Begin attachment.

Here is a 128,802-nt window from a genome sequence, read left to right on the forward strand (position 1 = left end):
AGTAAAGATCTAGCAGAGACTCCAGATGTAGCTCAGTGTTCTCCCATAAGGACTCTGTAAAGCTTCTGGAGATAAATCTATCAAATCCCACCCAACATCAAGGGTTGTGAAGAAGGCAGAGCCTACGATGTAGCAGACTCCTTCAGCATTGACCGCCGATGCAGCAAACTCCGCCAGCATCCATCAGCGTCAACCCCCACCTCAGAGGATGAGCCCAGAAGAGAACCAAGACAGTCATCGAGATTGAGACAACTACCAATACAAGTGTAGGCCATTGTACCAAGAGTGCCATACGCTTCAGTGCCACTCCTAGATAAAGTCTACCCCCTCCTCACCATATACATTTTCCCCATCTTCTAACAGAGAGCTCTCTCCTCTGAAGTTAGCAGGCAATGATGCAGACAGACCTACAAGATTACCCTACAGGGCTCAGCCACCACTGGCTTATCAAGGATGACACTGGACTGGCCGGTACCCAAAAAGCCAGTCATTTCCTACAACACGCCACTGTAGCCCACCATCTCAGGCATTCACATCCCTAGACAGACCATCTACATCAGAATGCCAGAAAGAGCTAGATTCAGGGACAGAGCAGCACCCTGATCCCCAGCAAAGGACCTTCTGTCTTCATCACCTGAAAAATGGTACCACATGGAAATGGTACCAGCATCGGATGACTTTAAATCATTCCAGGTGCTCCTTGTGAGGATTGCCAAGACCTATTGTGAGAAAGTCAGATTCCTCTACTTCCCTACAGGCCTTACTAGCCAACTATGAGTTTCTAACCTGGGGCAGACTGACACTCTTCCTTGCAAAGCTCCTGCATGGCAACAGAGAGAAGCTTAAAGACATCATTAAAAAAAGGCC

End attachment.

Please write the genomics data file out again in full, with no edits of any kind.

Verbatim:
Here is a 128,802-nt window from a genome sequence, read left to right on the forward strand (position 1 = left end):
AGTAAAGATCTAGCAGAGACTCCAGATGTAGCTCAGTGTTCTCCCATAAGGACTCTGTAAAGCTTCTGGAGATAAATCTATCAAATCCCACCCAACATCAAGGGTTGTGAAGAAGGCAGAGCCTACGATGTAGCAGACTCCTTCAGCATTGACCGCCGATGCAGCAAACTCCGCCAGCATCCATCAGCGTCAACCCCCACCTCAGAGGATGAGCCCAGAAGAGAACCAAGACAGTCATCGAGATTGAGACAACTACCAATACAAGTGTAGGCCATTGTACCAAGAGTGCCATACGCTTCAGTGCCACTCCTAGATAAAGTCTACCCCCTCCTCACCATATACATTTTCCCCATCTTCTAACAGAGAGCTCTCTCCTCTGAAGTTAGCAGGCAATGATGCAGACAGACCTACAAGATTACCCTACAGGGCTCAGCCACCACTGGCTTATCAAGGATGACACTGGACTGGCCGGTACCCAAAAAGCCAGTCATTTCCTACAACACGCCACTGTAGCCCACCATCTCAGGCATTCACATCCCTAGACAGACCATCTACATCAGAATGCCAGAAAGAGCTAGATTCAGGGACAGAGCAGCACCCTGATCCCCAGCAAAGGACCTTCTGTCTTCATCACCTGAAAAATGGTACCACATGGAAATGGTACCAGCATCGGATGACTTTAAATCATTCCAGGTGCTCCTTGTGAGGATTGCCAAGACCTATTGTGAGAAAGTCAGATTCCTCTACTTCCCTACAGGCCTTACTAGCCAACTATGAGTTTCTAACCTGGGGCAGACTGACACTCTTCCTTGCAAAGCTCCTGCATGGCAACAGAGAGAAGCTTAAAGACATCATTAAAAAAAGGCC